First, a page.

His most recent projects seem more journalistic than outright artistic, and he welcomes working that niche.
"In some ways, the demise of the investigative reporting departments in so many newspapers has left wide-open territory for documentary filmmakers," Dick says.
"It's allowed me to pursue subjects that otherwise the press might have been pursuing." In August 2006, during a visit promoting "This Film Is Not Yet Rated" in Washington, the director found his next project.
Documentary filmmaker Kirby Dick's latest exposé, "Outrage," promises to be a PR nightmare for certain closeted gay politicians. But there is a special place in his heart for one particular conservative lawmaker: Larry Craig, the former senator from Idaho, who was famously busted in 2007 on suspicion of lewd behavior in a Minneapolis airport men's room. The disgrace that befell Craig was itself a disgrace, in the director's view. The closet, he points out, forces those who engage in homosexual acts to lead lives of elaborate deception, to betray their spouses, to seek anonymous sex.
He portrays these officials -- overwhelmingly Republican, with anti-gay voting records -- as hypocrites of the worst sort. (As "Outrage" begins, we hear Craig insisting to the undercover officer, "I don't seek activity in bathrooms." It plays as a laugh line.) Still, a conversation with Dick, who was in Washington last week to promote Friday's opening of the movie here, suggests a thoughtful auteur who does, on some level, pity his subjects even as his unforgiving camera attempts to strip them of their secret sexuality.
"And I feel empathy for him." This may seem an ironic, if not inauthentic, display of sympathy, given that the film makes good use of the police audiotapes released after Craig's arrest.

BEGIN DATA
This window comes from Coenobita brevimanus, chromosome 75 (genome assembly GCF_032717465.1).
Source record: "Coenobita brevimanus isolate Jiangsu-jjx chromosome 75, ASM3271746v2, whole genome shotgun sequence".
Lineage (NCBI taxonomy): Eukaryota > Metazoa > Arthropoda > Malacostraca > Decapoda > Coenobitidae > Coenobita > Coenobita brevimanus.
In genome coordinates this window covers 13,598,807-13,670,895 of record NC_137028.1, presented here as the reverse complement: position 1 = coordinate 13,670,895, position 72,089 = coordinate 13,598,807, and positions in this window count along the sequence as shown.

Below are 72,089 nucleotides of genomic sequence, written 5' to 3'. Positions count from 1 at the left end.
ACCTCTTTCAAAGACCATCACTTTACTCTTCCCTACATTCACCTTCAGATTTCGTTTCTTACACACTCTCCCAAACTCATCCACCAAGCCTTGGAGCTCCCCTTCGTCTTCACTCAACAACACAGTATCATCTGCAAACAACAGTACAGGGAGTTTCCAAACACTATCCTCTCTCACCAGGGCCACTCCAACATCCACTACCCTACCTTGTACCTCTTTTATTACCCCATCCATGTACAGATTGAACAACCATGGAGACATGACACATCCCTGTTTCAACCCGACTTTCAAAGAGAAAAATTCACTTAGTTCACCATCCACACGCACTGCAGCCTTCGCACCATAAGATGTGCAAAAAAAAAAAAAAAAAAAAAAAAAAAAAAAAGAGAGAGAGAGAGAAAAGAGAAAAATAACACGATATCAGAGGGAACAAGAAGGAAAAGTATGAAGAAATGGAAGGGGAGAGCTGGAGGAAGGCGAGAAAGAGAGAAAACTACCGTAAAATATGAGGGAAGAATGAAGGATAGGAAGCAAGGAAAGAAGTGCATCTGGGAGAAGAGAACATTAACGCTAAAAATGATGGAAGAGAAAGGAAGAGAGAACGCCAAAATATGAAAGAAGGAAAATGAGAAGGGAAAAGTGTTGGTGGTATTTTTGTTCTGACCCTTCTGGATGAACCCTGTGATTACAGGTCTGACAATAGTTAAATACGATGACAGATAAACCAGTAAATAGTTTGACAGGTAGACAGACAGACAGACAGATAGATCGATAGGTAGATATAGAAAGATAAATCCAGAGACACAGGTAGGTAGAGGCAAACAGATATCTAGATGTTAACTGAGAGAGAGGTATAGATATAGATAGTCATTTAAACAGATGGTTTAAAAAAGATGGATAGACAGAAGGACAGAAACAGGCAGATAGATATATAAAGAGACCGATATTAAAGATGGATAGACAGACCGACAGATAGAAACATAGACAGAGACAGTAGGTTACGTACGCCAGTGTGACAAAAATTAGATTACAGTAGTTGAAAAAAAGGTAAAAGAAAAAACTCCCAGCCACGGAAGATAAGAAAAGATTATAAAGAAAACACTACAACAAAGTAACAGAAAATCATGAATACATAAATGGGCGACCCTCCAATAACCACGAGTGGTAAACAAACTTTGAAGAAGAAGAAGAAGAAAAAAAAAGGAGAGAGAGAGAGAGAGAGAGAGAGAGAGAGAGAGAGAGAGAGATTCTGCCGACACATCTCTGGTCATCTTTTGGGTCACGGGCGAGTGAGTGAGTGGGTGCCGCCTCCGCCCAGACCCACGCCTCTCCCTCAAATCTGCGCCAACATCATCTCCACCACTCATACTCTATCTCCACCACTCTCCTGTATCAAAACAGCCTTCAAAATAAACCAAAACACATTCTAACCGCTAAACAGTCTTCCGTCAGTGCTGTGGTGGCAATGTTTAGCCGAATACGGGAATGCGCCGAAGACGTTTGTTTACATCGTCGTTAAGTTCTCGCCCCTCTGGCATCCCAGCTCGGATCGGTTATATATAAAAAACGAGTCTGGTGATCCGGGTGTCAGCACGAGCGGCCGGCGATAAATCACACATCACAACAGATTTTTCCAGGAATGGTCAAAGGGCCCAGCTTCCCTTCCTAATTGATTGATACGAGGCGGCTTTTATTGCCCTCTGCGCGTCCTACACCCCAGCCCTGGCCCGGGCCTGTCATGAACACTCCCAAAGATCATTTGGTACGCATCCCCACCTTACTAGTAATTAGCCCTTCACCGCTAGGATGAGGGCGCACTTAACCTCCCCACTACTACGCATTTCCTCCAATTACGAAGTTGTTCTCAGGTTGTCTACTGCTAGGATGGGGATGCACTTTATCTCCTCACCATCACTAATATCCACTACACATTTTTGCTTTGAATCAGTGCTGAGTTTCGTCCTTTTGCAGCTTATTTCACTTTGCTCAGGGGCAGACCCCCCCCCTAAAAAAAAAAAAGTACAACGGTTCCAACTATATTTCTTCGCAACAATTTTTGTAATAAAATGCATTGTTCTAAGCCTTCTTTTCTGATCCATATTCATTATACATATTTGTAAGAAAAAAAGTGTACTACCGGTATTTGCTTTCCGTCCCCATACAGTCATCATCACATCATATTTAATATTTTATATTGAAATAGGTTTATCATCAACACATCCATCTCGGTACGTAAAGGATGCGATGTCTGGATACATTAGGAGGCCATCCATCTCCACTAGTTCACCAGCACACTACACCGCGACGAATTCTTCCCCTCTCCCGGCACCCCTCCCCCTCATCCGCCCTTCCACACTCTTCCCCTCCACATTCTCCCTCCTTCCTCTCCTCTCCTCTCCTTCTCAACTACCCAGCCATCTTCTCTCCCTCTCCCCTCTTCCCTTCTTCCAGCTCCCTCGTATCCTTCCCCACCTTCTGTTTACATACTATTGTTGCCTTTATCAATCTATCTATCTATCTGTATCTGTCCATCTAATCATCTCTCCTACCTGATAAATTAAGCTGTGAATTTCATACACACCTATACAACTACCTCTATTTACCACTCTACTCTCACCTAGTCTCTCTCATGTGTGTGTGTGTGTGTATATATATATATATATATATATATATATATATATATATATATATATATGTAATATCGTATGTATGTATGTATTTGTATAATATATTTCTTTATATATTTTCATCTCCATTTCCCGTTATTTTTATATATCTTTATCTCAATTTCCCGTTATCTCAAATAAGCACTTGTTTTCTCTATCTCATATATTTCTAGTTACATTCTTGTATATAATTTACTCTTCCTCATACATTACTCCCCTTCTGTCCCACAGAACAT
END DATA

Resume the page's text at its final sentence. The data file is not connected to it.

I don't think that the police should be in that bathroom entrapping people." Craig, he argues, was a victim of societal homophobia.
Conservative public officials who are gay, the film argues, adopt protective camouflage by opposing any legislation -- HIV/AIDS funding, benefits for unmarried partners, same-sex marriage -- that might identify them as pro-gay: It's a tactic that sets up an interior war against their essential selves.
"The psychology of these people who would, in exchange for a political career, lead a double life, that's almost a Shakespearean character," Dick says.
This dissonance is part of what attracted him to the topic.
It supplies a depth to the screen proceedings beyond mere prurience.
It also adds to the director's more direct message: He wants to "advance the cause of gay rights," including same-sex marriage, he says. A.'s Silver Lake neighborhood with his wife of 23 years, actress Rita Valencia.
And, "I hope that this film contributes in some ways to the lessening and perhaps eventual demise of the closet." Dick, 56, is a lanky man whose features weirdly recall an older Andy Dick (no relation). They have a 22-year-old daughter and 19-year-old son.
"Outrage" will initially open in five cities before wider release.